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This paper presents an experimental comparative study on the thermal performance and heat exchange of two single pass solar air heaters models (SAHs); we have proceeded to reversing the flow direction in the solar air heater. Initially, to determine the best performing model and to improve the efficiency factor of the SAH. Secondly, to evaluate the convective heat transfer coefficient of both models, named: N1 and N2. The indices (1) and (2) indicate, respectively, that the air was blown up or blown down in the channel duct of the SAH. Therefore, we have compared between the efficiencies, the convective heat transfer coefficient, Nusselt number curves and the distribution of air temperatures in the channel ducts of both solar air heaters. Both collectors were designed, constructed and tested in the University of Biskra (Algeria) in a sta nd facing south at an inclination angle equal to the local latitude. The results show that N2 model (air blown down) is more efficient than N1 model (air blown up), and the improvements in the heat exchange due to this technological solution are about 1020%.
Solar air heaters, Thermal efficiency, Convective heat transfer coefficient, Nusselt.
There are basically two types of solar collectors: nonconcentrating or stationary and concentrating. A nonconcentrating collector has the same area for intercepting and for absorbing solar radiation, whereas a suntracking concentrating solar collector usually has concave reflecting surfaces to intercept and focus the sun’s beam radiation [1].
Solar air heating is a solar thermal technology in which the energy is captured from the sun by an absorbing medium and used to heat air. Among stationary solar heaters, air flatplate collectors, SAHs, have been widely used for energy conservation and management in an increasing number of installations. They are quite attractive for lowtemperature solar energy technology which requires air temperatures below 100°C. In fact, solar air heaters are extensively used over years, because they are relatively simple with a minimal use of materials, and have low capital costs [2, 3].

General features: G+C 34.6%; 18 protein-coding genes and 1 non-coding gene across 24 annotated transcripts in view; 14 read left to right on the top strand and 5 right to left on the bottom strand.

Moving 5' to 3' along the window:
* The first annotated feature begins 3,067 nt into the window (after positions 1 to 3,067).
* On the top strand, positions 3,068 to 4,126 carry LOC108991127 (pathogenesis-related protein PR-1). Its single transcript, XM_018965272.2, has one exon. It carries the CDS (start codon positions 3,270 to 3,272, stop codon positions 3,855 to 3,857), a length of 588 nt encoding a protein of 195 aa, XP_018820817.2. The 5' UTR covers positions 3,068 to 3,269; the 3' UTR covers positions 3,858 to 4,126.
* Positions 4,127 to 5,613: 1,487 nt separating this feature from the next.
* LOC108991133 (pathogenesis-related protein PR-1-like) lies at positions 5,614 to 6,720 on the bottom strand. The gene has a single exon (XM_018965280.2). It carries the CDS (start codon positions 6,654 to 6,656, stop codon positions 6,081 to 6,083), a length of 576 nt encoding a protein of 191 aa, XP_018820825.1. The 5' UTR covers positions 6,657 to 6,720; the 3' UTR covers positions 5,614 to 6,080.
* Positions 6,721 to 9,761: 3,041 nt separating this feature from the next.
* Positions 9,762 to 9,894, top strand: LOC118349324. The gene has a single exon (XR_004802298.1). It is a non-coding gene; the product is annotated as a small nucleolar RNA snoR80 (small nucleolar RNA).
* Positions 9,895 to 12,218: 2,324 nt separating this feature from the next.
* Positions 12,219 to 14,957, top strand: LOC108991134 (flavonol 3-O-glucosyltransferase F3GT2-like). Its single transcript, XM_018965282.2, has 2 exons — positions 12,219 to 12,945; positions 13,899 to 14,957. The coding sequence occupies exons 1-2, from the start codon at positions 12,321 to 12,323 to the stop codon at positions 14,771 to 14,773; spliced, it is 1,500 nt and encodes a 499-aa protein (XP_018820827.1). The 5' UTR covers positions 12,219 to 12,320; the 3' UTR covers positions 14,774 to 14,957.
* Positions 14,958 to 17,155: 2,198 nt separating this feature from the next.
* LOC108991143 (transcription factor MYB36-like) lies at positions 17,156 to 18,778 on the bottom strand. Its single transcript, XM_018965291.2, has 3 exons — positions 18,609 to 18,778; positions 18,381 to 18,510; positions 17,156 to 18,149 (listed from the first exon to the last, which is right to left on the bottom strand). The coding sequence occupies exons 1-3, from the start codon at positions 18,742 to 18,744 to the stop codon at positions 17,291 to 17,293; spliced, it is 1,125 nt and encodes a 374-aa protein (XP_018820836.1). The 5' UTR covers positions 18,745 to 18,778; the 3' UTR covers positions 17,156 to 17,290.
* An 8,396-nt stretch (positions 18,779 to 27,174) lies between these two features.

Solar air heating is a renewable energy heating technology used to heat or condition air for buildings or process heat applications. Heat transfer augmentation techniques have been extensively developed to improve the thermal performance of heat exchanger systems with a view to reducing the size and cost of the systems, the technique has been widely applied in many engineering applications [4]. These techniques was studied for the evaluation of the convective heat coefficient along the air channel duct with different forms of plate fins inserted in the flow channel duct of the SAHs, allowing a complete representation of the temperatures profile of the absorber [5, 6].
Although numerous studies on the SAHs efficiency improvement have been reported by experimental and numerical work for heat transfer mechanism inside [4, 710].
Many techniques are presented the heat loss coefficient for many applications such as heating, drying and air conditioning by using solar energy [1114].
In our laboratories, several theoretical and experimental investigations were carried out on the enhancement of thermal performances of SAHs designed for drying, heating and cooling applications [1522]. In all these studies, the authors were used different form of obstacles mounted under the absorber plate on the air channel duct.
In the present paper, we have conducted a comparative study between two models of SAHs, differenced by their air flow directions, by comparing between their efficiencies, the curves of the convective heat transfer coefficient and Nusselt number of both solar air heaters.
2.1 Experimental setup
Both solar air heaters are tested in the University of Biskra under similar environmental conditions in the spring of 2012. Biskra is located in the East of Algeria with latitude of 34°48' N, longitude of 5°44’E and Altitude of 85m. The collectors are placed on a stand facing south at an inclination angle equal to the local latitude.
The air outlet and inlet crosssections are equipped by divergent channel duct, the test facility permit to vary the mass flow rate of the air. In summary, the above experimental setup was instrumented for the measurement of the solar radiation intensity, wind velocity, pressure drop, temperature of the atmosphere air, inlet and outlet air temperatures, surface temperature of the absorber plate and the temperature at different points in the air flow channel.